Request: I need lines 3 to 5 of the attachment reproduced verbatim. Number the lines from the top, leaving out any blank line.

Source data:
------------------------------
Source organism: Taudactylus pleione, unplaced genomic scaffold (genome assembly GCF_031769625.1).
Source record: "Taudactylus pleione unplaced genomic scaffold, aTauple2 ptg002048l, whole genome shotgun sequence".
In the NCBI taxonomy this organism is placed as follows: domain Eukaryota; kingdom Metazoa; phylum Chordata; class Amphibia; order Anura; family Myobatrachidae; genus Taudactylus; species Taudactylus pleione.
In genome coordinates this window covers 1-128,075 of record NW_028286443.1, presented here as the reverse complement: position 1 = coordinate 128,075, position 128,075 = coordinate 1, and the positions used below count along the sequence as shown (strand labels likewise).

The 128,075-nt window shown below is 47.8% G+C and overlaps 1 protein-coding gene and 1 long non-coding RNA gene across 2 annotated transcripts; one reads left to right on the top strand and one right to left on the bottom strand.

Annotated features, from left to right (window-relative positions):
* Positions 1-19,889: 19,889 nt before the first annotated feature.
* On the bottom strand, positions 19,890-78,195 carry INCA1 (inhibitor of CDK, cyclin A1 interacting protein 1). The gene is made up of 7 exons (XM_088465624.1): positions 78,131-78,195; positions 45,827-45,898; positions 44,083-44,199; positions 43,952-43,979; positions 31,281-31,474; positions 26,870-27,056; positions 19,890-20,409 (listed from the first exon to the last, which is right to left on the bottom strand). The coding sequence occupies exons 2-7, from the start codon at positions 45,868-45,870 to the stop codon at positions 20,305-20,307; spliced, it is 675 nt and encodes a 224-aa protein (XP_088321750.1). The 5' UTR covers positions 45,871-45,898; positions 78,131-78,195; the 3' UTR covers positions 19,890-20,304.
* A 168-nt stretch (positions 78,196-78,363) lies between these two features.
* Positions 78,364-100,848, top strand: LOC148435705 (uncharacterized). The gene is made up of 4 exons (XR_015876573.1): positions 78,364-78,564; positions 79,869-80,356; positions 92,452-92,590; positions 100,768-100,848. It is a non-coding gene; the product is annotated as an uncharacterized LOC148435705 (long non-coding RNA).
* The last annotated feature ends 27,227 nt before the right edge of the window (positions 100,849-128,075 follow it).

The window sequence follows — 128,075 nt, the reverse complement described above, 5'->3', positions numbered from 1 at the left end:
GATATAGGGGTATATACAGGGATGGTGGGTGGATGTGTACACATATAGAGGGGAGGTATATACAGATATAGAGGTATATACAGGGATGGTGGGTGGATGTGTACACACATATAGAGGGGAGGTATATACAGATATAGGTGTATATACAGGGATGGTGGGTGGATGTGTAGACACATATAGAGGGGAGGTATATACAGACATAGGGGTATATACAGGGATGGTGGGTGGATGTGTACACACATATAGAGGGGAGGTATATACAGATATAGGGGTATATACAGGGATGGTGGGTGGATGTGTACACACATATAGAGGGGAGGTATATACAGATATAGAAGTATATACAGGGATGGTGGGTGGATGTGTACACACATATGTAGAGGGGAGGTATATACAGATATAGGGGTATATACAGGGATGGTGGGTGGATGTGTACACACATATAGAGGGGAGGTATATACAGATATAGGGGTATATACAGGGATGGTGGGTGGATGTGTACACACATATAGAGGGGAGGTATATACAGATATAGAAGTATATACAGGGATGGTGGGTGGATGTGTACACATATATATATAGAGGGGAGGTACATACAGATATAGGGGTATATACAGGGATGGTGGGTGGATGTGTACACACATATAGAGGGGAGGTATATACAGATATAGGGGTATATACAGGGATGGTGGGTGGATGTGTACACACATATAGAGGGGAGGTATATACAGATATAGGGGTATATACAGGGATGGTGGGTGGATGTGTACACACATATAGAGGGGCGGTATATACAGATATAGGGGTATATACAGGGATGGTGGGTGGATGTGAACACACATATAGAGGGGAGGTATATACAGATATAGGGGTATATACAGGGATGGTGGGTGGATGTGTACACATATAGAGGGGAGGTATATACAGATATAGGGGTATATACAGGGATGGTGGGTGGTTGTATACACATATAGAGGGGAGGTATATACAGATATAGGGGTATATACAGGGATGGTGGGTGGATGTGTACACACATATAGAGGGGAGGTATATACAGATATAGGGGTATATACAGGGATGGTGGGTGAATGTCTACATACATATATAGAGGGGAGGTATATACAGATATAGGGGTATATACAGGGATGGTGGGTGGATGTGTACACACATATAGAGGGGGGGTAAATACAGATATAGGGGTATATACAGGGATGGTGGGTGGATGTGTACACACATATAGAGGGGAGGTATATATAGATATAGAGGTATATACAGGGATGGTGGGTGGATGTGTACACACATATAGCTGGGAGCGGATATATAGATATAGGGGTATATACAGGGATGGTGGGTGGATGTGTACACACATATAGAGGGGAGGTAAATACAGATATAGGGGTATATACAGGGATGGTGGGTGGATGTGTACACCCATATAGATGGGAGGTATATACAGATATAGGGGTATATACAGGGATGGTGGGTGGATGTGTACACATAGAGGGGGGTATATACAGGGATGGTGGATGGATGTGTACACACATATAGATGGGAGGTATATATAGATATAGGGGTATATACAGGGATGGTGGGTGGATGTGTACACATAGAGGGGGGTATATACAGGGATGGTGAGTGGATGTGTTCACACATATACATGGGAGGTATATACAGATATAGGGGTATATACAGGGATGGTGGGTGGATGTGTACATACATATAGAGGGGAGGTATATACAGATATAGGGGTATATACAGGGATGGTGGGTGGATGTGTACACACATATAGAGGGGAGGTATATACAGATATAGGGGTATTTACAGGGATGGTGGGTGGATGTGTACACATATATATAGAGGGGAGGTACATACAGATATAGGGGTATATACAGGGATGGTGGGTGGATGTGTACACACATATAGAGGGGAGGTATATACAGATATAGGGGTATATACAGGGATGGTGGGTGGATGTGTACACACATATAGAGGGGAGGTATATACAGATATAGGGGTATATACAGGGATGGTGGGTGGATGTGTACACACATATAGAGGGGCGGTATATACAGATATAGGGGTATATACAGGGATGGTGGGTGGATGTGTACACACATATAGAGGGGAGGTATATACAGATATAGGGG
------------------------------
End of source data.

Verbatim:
In the NCBI taxonomy this organism is placed as follows: domain Eukaryota; kingdom Metazoa; phylum Chordata; class Amphibia; order Anura; family Myobatrachidae; genus Taudactylus; species Taudactylus pleione.
In genome coordinates this window covers 1-128,075 of record NW_028286443.1, presented here as the reverse complement: position 1 = coordinate 128,075, position 128,075 = coordinate 1, and the positions used below count along the sequence as shown (strand labels likewise).

The 128,075-nt window shown below is 47.8% G+C and overlaps 1 protein-coding gene and 1 long non-coding RNA gene across 2 annotated transcripts; one reads left to right on the top strand and one right to left on the bottom strand.